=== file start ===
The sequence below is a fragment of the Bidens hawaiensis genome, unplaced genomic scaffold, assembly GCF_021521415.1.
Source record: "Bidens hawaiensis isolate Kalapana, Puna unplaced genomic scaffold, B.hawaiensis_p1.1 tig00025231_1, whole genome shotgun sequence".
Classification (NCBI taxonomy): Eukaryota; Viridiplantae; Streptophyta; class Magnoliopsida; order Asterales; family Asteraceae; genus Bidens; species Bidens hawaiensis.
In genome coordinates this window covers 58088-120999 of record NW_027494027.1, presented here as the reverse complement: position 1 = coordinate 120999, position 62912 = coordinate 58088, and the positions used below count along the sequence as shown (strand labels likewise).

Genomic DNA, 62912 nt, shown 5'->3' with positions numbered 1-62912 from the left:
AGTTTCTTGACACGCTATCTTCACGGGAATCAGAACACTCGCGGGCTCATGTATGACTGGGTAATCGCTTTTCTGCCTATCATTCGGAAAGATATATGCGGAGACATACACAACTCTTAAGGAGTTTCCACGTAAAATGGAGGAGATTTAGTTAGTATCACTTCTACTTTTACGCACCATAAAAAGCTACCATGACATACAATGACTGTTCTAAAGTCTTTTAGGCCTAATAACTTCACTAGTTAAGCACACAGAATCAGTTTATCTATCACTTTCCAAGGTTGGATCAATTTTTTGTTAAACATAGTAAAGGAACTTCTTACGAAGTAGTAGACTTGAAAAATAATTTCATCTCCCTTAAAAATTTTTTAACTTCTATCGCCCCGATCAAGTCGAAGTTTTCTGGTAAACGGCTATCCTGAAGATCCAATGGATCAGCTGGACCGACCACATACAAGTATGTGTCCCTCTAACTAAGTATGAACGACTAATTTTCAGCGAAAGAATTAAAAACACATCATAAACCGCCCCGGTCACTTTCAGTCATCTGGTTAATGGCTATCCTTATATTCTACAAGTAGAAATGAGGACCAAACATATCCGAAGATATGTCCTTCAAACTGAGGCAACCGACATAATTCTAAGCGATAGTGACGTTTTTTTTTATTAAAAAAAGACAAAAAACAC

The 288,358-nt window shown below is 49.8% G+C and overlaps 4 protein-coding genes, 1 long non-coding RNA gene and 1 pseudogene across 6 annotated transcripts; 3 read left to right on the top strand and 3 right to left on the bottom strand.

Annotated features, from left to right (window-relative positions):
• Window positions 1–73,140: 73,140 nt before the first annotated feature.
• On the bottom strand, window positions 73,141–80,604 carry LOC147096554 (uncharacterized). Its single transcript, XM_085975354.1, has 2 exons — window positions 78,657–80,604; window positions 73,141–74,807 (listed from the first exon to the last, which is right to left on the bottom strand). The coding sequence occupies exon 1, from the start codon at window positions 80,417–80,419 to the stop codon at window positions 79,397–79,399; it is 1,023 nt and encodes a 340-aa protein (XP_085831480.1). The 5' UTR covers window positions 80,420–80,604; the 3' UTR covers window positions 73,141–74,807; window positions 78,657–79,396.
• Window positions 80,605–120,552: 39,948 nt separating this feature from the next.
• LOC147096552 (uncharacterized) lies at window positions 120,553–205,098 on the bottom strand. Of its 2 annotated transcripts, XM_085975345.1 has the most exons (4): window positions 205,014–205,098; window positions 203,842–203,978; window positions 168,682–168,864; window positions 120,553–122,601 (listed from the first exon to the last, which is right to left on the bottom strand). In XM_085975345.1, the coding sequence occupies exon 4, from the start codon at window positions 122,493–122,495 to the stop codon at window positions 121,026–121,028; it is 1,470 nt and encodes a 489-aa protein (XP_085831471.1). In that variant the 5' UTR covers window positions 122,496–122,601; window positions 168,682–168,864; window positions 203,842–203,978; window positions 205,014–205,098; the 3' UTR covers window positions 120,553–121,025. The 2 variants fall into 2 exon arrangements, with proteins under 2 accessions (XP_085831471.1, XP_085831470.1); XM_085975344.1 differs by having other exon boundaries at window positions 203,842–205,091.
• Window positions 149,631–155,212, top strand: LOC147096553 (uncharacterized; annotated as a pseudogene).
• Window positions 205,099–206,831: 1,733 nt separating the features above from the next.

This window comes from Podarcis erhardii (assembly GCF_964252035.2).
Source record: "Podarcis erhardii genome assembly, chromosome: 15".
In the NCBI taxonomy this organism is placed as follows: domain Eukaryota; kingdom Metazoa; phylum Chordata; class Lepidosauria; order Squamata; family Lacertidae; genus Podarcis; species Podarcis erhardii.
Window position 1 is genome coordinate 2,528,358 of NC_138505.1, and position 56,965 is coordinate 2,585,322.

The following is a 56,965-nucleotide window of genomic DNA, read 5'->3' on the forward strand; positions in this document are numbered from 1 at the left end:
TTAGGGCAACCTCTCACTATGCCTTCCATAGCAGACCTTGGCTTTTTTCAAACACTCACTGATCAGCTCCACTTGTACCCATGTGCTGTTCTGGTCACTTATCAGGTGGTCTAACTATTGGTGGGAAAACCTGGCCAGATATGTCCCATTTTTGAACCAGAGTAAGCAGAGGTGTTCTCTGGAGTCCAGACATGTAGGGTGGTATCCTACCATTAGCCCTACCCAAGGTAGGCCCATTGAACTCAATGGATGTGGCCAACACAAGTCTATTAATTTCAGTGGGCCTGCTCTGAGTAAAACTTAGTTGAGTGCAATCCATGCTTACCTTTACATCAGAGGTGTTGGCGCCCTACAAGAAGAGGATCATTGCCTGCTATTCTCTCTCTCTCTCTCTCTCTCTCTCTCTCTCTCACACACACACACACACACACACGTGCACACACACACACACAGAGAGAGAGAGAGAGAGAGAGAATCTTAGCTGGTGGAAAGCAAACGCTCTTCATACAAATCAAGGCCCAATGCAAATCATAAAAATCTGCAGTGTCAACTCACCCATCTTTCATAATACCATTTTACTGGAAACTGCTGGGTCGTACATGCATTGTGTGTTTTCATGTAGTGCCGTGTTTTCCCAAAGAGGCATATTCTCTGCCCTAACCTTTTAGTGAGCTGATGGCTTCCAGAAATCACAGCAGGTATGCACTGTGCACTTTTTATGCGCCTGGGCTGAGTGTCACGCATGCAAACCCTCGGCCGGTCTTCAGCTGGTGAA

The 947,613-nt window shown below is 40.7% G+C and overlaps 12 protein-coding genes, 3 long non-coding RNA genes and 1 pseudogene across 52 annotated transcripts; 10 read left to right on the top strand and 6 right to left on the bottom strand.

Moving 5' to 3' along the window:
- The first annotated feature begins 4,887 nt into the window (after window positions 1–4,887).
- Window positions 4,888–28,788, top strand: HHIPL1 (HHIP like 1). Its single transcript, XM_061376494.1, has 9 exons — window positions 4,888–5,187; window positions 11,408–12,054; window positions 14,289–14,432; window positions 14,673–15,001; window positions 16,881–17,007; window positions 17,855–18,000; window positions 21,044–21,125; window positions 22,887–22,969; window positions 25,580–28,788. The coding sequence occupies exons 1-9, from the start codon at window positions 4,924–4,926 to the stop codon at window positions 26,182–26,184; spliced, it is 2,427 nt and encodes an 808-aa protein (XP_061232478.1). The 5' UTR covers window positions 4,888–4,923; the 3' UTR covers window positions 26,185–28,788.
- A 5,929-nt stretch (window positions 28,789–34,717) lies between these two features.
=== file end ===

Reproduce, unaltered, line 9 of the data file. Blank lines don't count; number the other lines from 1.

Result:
• Window positions 1–73,140: 73,140 nt before the first annotated feature.